]. The activation of MAPKs and PI3K/Akt is followed by the phosphorylation of various cytosolic substrates that participate in numerous cellular activities, such as cell proliferation, differentiation, apoptosis, angiogenesis, invasion, and migration [15
]. The inhibition of MAPKs and PI3K/Akt signaling pathways might potentially prevent proliferation, angiogenesis, invasion, and metastasis in a wide range of tumors [16
Presenilin 1 (PS-1, encoded by PSEN1
), which is a widely presented multi-transmembrane domain protein and primarily located on the plasma membrane, endoplasmic reticulum, and Golgi apparatus, functions as a core catalytic subunit of the γ-secretase complex that is involved in the cleavage of several type-I transmembrane proteins, including the β-amyloid precursor protein, Notch, CD44, vascular endothelial growth factor receptor, E-cadherin, and N
]. PS-1 plays an exclusive role in various carcinogenesis, including cell proliferation, apoptosis, cell adhesion, and others in brain, lung, breast, skin, and gastric and colorectal cancers [22
Tomatidine is an aglycone of the glycoalkaloid tomatine that is mainly found in the stems and leaves of the tomato plant [28
], and its inhibition of the growth of cancer cells shows a much lesser degree than that of tomatine [29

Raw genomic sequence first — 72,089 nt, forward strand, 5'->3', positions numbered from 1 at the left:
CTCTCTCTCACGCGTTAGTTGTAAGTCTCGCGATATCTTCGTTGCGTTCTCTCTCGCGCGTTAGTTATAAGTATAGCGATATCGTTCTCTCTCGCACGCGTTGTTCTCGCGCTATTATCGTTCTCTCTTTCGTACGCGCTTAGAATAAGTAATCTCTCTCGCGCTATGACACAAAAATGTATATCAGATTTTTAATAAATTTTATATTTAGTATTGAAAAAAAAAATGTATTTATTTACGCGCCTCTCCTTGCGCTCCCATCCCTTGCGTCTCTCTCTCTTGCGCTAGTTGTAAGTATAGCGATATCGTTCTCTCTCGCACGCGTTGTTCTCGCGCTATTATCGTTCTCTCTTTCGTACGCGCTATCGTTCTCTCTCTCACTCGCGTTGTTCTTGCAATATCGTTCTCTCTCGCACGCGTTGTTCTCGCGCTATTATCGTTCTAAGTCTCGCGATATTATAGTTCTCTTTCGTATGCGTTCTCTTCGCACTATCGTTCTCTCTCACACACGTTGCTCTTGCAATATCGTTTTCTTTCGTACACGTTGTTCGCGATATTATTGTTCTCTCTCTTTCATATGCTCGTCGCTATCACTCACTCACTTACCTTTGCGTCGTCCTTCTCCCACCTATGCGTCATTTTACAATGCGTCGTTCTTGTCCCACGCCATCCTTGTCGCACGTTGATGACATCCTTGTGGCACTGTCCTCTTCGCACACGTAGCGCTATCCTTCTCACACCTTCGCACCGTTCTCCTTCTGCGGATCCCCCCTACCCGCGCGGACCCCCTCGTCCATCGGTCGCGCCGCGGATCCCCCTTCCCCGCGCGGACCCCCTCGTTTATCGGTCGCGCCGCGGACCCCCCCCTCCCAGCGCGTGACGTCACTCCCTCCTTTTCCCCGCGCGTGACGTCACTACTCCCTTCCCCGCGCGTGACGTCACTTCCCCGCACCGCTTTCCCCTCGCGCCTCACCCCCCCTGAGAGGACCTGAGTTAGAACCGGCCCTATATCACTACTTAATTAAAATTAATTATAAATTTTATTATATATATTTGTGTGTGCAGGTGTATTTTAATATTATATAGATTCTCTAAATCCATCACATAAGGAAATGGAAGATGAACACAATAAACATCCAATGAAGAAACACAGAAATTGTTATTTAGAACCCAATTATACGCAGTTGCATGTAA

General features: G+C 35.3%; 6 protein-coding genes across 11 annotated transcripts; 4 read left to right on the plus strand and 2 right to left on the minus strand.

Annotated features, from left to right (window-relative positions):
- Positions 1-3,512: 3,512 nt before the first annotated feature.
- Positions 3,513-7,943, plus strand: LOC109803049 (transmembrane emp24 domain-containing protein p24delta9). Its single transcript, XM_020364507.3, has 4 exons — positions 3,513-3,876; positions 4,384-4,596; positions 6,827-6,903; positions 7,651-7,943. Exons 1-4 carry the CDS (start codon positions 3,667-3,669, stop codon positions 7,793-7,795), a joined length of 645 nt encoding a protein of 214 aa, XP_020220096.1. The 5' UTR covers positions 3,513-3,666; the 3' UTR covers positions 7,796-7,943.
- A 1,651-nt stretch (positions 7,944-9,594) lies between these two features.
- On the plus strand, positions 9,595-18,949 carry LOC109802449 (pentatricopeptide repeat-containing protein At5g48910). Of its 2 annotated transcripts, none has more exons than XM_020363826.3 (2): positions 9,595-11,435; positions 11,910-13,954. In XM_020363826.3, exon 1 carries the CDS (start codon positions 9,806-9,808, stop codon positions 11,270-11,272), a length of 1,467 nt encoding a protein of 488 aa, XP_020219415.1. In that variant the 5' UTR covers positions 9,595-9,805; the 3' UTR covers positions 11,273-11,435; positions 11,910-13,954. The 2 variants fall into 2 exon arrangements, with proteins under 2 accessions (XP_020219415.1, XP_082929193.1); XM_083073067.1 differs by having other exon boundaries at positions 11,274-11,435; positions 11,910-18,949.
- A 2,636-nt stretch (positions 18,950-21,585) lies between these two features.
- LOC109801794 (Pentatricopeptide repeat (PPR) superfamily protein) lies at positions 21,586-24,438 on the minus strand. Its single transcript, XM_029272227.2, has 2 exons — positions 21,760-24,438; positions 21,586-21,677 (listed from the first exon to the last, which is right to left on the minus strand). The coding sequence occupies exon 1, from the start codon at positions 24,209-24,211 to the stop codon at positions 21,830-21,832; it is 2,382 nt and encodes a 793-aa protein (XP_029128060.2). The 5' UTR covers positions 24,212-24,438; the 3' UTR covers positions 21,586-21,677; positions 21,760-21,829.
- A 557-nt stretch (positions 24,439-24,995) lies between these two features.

]. Tomatine molecules serve as a natural defense against plant fungi, viruses, bacteria, and insects [28
], and they are known for their popular and powerful anti-oxidative stress abilities and radical-spread limitations. Additionally, tomatine helps to fight different types of cancer through ways, such as the inhibition of proliferation, the induction of apoptosis, and the suppression of migration and invasion in a wide variety of cancer cells [18
]. After consumption, tomatine is converted to tomatidine in the intestine [33
], and tomatidine probably acts as a physiologically active substance that possesses an anti-metastatic property [34
]. However, the effect of tomatidine on human osteosarcoma metastasis remains unclear; hence, we investigated whether tomatidine affects the invasion and migration of human osteosarcoma cells and attempted to define its underlying mechanisms.
In the study, tomatidine, without cytotoxicity, attenuated migratory potential and invasiveness of U2OS and HOS cells. Although MMP-2 and MMP-9 are key enzymes and they contribute to the process of osteosarcoma cell invasion and metastasis in our previous research [35